“How do we treat guests who come to our house? We treat them kindly and engage with them. We don’t ignore them and pretend they aren’t there.”
“Blessed are those who mourn, for they will be comforted.” – Matthew 5:4
I used to hate pain.
It’s not something people stand up and ask for more of, yet it’s a deep and critical part of the human experience. A critical element of a downwardly mobile life is becoming people who can welcome pain–our own pain and the pain of others.
For many years, I was the consummate pain avoider–the one who tried to sweep my pain under the rug, pretend like everything was just “fine” and keep on my happy face. It also wasn’t something I first learned in church. I had been hiding pain long before I ever set foot into a church or dedicated my life to following Jesus. Once I did become a Christian, though, and entered the world of discipleship, I did pick up on an unspoken but obvious cue: “Actually, we don’t talk about pain here, either.”
I will be honest—I was so relieved. I had an incredible amount of pain stuffed down that stemmed from my shameful past and deep insecurities, and I really didn’t want to talk about it. The only bummer was that I was talking about it–without words. For me, my pain came out in wonderfully helpful ways like performance addiction and perfectionism. Most of us know these two behaviors can help us get far in ministry and our careers, but allow us to remain in hiding.
Pain will always be expressed. In some way, shape, or form, it always comes out. The questions that need to be asked, especially for those who are trying to follow the downwardly mobile ways of Christ, individually and corporately, are:
– How can we learn to welcome the pain, instead of run from it?
– How can we be people and places that aren’t afraid of pain, and who acknowledge its presence, purpose and power?
Occasionally I facilitate a support group for women who are healing from sexual abuse. We sometimes talk about inviting pain as a guest to the dinner table. How do we treat guests that come to our house? We treat them kindly and engage with them. We don’t ignore them and pretend they aren’t there. We welcome them into our presence, instead of slamming the door in their faces.
The majority of my experience within Christian circles has been an avoidance of pain.
There is a subtle and sometimes direct aversion to welcoming pain into our lives and communities.
It is hard to be in the messy, bloody, unpredictable places of our own and other people’s real lives—in the addictions, job losses, shame, insecurities, abuses, divorces, wayward children, deaths, doubts, loneliness and depression. Gaping wounds are not pretty. To protect ourselves from pain, we sometimes send a subtle message to others that says, “Please put a band-aid on that. Do something to make me feel more comfortable, and then I can be in relationship with you.” We don’t want it in our face, so we send people off to “get healing.” We recommend counseling and certain books to read, and hope our friends will figure it out—fast. And when we are in our own pain, we get mad at ourselves for hurting and struggling, and for not being able to figure an easier way to feeling better soon.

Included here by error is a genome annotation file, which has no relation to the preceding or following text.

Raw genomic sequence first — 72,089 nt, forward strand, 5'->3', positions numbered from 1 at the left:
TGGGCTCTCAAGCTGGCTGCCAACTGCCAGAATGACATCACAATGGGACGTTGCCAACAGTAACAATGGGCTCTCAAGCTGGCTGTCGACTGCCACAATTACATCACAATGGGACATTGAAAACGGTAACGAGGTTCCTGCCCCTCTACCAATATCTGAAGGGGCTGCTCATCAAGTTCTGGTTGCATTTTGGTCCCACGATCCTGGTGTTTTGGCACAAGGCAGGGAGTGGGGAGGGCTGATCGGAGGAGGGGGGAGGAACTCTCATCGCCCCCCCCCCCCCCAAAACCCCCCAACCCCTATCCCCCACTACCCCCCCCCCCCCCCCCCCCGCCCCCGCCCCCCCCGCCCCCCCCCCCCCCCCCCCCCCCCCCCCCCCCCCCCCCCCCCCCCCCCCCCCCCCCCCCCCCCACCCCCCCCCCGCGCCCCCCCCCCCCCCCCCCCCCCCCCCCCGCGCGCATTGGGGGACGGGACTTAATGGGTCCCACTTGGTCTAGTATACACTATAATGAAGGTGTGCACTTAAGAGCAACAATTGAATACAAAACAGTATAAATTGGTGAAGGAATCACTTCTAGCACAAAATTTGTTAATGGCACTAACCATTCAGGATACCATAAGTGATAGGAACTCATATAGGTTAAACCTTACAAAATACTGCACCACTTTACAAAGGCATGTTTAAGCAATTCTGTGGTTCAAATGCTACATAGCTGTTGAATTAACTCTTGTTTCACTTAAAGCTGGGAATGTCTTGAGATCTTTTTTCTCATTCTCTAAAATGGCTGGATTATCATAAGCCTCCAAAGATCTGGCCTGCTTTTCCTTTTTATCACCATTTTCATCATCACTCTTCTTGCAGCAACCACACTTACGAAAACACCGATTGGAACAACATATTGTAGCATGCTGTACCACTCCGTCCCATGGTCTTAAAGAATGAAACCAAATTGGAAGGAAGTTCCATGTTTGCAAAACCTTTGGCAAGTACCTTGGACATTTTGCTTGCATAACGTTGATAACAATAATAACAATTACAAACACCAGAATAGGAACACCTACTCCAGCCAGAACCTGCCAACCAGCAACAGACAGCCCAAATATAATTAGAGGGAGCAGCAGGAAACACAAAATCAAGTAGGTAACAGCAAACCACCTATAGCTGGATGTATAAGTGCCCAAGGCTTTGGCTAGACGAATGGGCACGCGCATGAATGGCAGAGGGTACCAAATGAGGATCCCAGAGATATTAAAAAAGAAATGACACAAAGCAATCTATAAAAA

Our methodologies and anxiety about pain separate “healthy” people from “hurting” people and send a mixed-up message: that pain can be separated from our regular experience, instead of embracing the reality that most people are pretty desperate and suffering in some way.
Pain is just a different story for each of us.
Jesus was fairly clear that he came for the sick, not the healthy. I spent a lot of time trying to pretend I was healthy when, really, I was a mess! I think we’re all sick, but it’s a matter of recognizing, embracing and welcoming it so God can enter into it and bring continued healing.
And until we create loving spaces for pain to be acknowledged, it won’t go away, and far too many people will suffer alone.
For me, this loving space started with a safe women’s group 18 years ago. Over the years it has evolved into various pockets of love sometimes with men and women together, sometimes with just the girls, where I have a safe place to express the reality of my own struggles and listen to the pain of my friends. These sacred spaces are transforming.
These sacred spaces aren’t built through buildings or programs or formulas. Like everything else on the downward journey of living out the wild ways of Jesus, these sacred spaces are built only through people. Brave people who welcome pain–our own pain and the pain of others–and hold on to hope that God is at work in the midst of it all.
The only thing we need to do is to practice being honest.
And make room in our hearts and lives for others to be painfully honest, too.
My dear SheLoves friends, I’d love to hear your thoughts:
- How do you treat pain in your house?
- What have you learned about Jesus in your pain
- Any other thoughts?
Kathy Escobar co-pastors The Refuge, an eclectic faith community in North Denver dedicated to those on the margins of life and faith. She blogs regularly about life and faith at www.kathyescobar.com and just released a new book called, Down We Go–Living out the Wild Ways of Jesus in Action. She lives in Arvada, Colorado with her husband, Jose, and five kids.
Image credit: flickr